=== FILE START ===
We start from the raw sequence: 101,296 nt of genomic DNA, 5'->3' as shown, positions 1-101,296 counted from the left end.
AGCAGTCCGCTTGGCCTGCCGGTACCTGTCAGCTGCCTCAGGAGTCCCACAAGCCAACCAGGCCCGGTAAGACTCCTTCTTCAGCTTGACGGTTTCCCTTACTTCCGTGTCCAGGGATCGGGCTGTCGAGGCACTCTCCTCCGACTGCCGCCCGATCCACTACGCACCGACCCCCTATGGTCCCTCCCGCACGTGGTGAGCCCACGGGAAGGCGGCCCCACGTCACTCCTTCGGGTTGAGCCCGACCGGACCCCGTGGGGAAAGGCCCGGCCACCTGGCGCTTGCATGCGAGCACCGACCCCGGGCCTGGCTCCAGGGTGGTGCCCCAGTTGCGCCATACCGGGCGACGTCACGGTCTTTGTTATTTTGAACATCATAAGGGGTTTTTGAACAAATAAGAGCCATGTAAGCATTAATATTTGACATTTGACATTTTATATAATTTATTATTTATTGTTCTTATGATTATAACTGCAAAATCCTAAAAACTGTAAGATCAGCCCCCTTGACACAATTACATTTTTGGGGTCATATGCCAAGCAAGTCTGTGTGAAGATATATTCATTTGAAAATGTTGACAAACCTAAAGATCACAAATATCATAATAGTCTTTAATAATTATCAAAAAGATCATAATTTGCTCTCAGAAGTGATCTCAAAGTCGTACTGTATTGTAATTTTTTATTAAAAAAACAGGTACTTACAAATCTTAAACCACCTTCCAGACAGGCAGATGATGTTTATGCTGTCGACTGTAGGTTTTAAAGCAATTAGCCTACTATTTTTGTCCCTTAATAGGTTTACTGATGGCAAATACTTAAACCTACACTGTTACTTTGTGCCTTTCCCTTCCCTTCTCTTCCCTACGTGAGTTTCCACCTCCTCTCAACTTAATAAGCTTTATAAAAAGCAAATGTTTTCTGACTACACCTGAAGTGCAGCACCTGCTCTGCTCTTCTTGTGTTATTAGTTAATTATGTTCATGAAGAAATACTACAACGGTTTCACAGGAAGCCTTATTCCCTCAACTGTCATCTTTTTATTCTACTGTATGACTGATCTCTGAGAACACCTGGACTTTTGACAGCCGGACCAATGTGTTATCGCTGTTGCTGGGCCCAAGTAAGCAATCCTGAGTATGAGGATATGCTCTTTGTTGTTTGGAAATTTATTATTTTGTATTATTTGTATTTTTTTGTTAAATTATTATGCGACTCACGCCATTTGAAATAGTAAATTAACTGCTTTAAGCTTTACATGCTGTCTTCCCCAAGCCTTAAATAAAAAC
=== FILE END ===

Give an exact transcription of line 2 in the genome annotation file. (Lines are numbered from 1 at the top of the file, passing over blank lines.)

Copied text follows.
AGCAGTCCGCTTGGCCTGCCGGTACCTGTCAGCTGCCTCAGGAGTCCCACAAGCCAACCAGGCCCGGTAAGACTCCTTCTTCAGCTTGACGGTTTCCCTTACTTCCGTGTCCAGGGATCGGGCTGTCGAGGCACTCTCCTCCGACTGCCGCCCGATCCACTACGCACCGACCCCCTATGGTCCCTCCCGCACGTGGTGAGCCCACGGGAAGGCGGCCCCACGTCACTCCTTCGGGTTGAGCCCGACCGGACCCCGTGGGGAAAGGCCCGGCCACCTGGCGCTTGCATGCGAGCACCGACCCCGGGCCTGGCTCCAGGGTGGTGCCCCAGTTGCGCCATACCGGGCGACGTCACGGTCTTTGTTATTTTGAACATCATAAGGGGTTTTTGAACAAATAAGAGCCATGTAAGCATTAATATTTGACATTTGACATTTTATATAATTTATTATTTATTGTTCTTATGATTATAACTGCAAAATCCTAAAAACTGTAAGATCAGCCCCCTTGACACAATTACATTTTTGGGGTCATATGCCAAGCAAGTCTGTGTGAAGATATATTCATTTGAAAATGTTGACAAACCTAAAGATCACAAATATCATAATAGTCTTTAATAATTATCAAAAAGATCATAATTTGCTCTCAGAAGTGATCTCAAAGTCGTACTGTATTGTAATTTTTTATTAAAAAAACAGGTACTTACAAATCTTAAACCACCTTCCAGACAGGCAGATGATGTTTATGCTGTCGACTGTAGGTTTTAAAGCAATTAGCCTACTATTTTTGTCCCTTAATAGGTTTACTGATGGCAAATACTTAAACCTACACTGTTACTTTGTGCCTTTCCCTTCCCTTCTCTTCCCTACGTGAGTTTCCACCTCCTCTCAACTTAATAAGCTTTATAAAAAGCAAATGTTTTCTGACTACACCTGAAGTGCAGCACCTGCTCTGCTCTTCTTGTGTTATTAGTTAATTATGTTCATGAAGAAATACTACAACGGTTTCACAGGAAGCCTTATTCCCTCAACTGTCATCTTTTTATTCTACTGTATGACTGATCTCTGAGAACACCTGGACTTTTGACAGCCGGACCAATGTGTTATCGCTGTTGCTGGGCCCAAGTAAGCAATCCTGAGTATGAGGATATGCTCTTTGTTGTTTGGAAATTTATTATTTTGTATTATTTGTATTTTTTTGTTAAATTATTATGCGACTCACGCCATTTGAAATAGTAAATTAACTGCTTTAAGCTTTACATGCTGTCTTCCCCAAGCCTTAAATAAAAAC